- The network client, connected to the LAN, boots in PXE mode (PXE = pre-execution environment) and sends a DHCP (dynamic host configuration protocol) broadcast to all computers in the same network segment, requesting an IP address.
- After obtaining and setting its client IP address assigned by the DHCP server to the network card, the client now downloads a bootloader via TFTP (trivial file transfer protocol). It's the DHCP server's obligation to tell which address to use for this. The TFTP server providing files for download can be located on the same computer running the DHCP server (which is the case with knoppix-terminalserver) or on a different computer.
The bootloader requests to download its configuration file for this client via TFTP. With PXELINUX as bootloader , each client can have its own configuration file, which is named after the assigned IP address and sits inside a directory called
pxelinux.cfgin the TFTP server, named after the IP address in hex. So, for example, IP address 192.168.168.1 becomes pxelinux.cfg/c0a8a801. (Using
printf "%02x%02x%02x%02x\n" 192 168 168 1
will show you the correct file name). If not found, PXELINUX will fall back to
The content of the configuration file is of the same syntax as
syslinux.cfgfor syslinux or
isolinux.cfgfor isolinux, which makes it easy for Knoppix to adopt the same file from CD or USB booting.
- Based on the content of the configuration file, PXELINUX (to stay with this popular bootloader) will now download the Linux kernel and the initial ramdisk via TFTP to RAM. I'm still in firmware mode here – no operating system yet – everything is done by BIOS routines and drivers provided by the network card's firmware. For older computers that don't support PXE booting, custom firmware is available  that allows you to start a PXE environment up to this step by booting from floppy disk or CD.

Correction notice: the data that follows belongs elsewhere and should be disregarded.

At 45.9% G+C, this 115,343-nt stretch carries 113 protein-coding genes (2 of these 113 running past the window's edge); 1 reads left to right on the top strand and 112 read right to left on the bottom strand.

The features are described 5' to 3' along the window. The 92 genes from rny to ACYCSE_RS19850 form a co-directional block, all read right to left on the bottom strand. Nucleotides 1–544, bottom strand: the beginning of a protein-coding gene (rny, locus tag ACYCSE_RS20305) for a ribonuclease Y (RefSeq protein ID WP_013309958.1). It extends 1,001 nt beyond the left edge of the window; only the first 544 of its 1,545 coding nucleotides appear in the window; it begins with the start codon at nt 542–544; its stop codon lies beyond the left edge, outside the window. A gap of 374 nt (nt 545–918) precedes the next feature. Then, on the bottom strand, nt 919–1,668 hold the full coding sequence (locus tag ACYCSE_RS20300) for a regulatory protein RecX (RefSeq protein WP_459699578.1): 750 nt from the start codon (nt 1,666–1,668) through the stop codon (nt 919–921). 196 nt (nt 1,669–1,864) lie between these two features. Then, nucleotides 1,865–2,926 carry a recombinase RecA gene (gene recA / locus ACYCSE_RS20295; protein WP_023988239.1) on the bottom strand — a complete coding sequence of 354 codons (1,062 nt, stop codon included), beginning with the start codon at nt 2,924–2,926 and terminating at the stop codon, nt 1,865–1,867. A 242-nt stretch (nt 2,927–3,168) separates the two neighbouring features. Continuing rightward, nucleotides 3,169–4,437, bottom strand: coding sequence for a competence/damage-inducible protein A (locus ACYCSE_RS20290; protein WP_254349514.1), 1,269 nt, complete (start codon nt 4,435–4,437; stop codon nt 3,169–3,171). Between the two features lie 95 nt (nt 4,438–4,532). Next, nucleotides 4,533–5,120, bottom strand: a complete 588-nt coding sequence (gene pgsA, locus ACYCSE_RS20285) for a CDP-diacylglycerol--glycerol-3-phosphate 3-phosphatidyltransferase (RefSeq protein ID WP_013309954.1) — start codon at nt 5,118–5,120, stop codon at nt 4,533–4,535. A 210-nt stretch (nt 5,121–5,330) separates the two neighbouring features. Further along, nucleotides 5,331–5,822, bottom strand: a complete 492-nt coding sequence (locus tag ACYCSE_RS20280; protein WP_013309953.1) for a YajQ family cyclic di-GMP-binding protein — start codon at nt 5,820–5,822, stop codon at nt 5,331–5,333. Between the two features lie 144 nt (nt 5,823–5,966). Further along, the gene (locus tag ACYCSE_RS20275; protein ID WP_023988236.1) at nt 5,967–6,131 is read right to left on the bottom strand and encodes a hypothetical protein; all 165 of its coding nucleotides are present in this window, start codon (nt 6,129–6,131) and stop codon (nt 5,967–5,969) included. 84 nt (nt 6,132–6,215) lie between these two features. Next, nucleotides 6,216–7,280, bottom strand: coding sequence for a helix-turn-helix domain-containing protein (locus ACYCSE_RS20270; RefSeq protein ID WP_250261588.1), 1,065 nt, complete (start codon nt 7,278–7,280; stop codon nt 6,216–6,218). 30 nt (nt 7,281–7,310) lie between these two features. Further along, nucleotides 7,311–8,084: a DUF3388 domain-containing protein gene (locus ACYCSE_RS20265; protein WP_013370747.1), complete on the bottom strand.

- Linux kernel and compressed ramdisk are being decompressed to RAM, and control is transferred to the Linux kernel. From now on, an operating system (Linux) is running, and because Linux leaves from (firmware) real mode to protected mode, the network card is "forgotten."
- Linux, with the help of supporting modules from the ramdisk, now needs to (re)gain control over the hardware, especially the network card. The matching kernel module activates the network card again, and another DHCP broadcast is sent to the LAN to get another (or the same) IP address.
- The system root filesystem is being mounted from a server, whose address was typically given as boot
APPENDline in the PXELINUX configuration file. NFS or CIFS (via Samba) are used for this, because they don't require a complex client setup.
- The read-only mounted network filesystem is being overlayed with a writable ramdisk. Thus, it behaves like a hard disk, and configuration files are writable.
- From here, the system continues to start up all services as it would have done in a regular hard disk installation.
In Knoppix, steps 6 to 8 are done by the initial ramdisks
/init script, which contains all necessary commands and procedures. The server part, DHCP, TFTP, NFS, and optionally a nameserver and web cache (BIND and Squid) are configured and started from the
/usr/bin/knoppix-terminalserver script. On failure of a critical step, the client will be dropped to a shell from where the technically skilled user can find out what went wrong. After fixing errors, the user can continue to boot by leaving the shell with
- "Ask Klaus" by Klaus Knopper, Linux Magazine, March 2014, issue 160, pg. 40: http://www.linuxpromagazine.com/Issues/2014/160/Ask-Klaus
- PXELINUX: http://www.syslinux.org/pxe.php
- Custom firmware: http://www.rom-o-matic.net
Buy this article as PDF
Azure CTO says Redmond has already considered the unthinkable.
Lead developer quells rumors that the Debian version is slated for center stage.
MSBuild is now just another GitHub project as Redmond continues its path to the light.
Malware could pass data and commands between disconnected computers without leaving a trace on the network.
New rules emphasize collegiality in coding.
Upstart lands in the dust bin as a new era begins for Linux.
HP's annual Cyber Risk report offers a bleak look at the state of IT.
But what do the big numbers really mean?
.NET Core execution engine is the basis for cross-platform .NET implementations.
The Xnote trojan hides itself on the target system and will launch a variety of attacks on command.